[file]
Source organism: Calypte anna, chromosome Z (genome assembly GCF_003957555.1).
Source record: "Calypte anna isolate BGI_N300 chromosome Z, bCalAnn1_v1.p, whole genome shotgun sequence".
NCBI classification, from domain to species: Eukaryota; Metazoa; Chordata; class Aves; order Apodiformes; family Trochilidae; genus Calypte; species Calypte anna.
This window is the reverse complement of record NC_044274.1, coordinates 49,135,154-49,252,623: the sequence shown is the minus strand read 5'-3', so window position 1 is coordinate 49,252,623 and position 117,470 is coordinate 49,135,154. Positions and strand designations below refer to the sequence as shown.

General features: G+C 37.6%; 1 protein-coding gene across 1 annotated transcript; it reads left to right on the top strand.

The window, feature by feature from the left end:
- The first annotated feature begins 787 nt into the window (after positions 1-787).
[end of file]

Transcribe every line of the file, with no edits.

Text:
Source organism: Calypte anna, chromosome Z (genome assembly GCF_003957555.1).
Source record: "Calypte anna isolate BGI_N300 chromosome Z, bCalAnn1_v1.p, whole genome shotgun sequence".
NCBI classification, from domain to species: Eukaryota; Metazoa; Chordata; class Aves; order Apodiformes; family Trochilidae; genus Calypte; species Calypte anna.
This window is the reverse complement of record NC_044274.1, coordinates 49,135,154-49,252,623: the sequence shown is the minus strand read 5'-3', so window position 1 is coordinate 49,252,623 and position 117,470 is coordinate 49,135,154. Positions and strand designations below refer to the sequence as shown.

General features: G+C 37.6%; 1 protein-coding gene across 1 annotated transcript; it reads left to right on the top strand.

The window, feature by feature from the left end:
- The first annotated feature begins 787 nt into the window (after positions 1-787).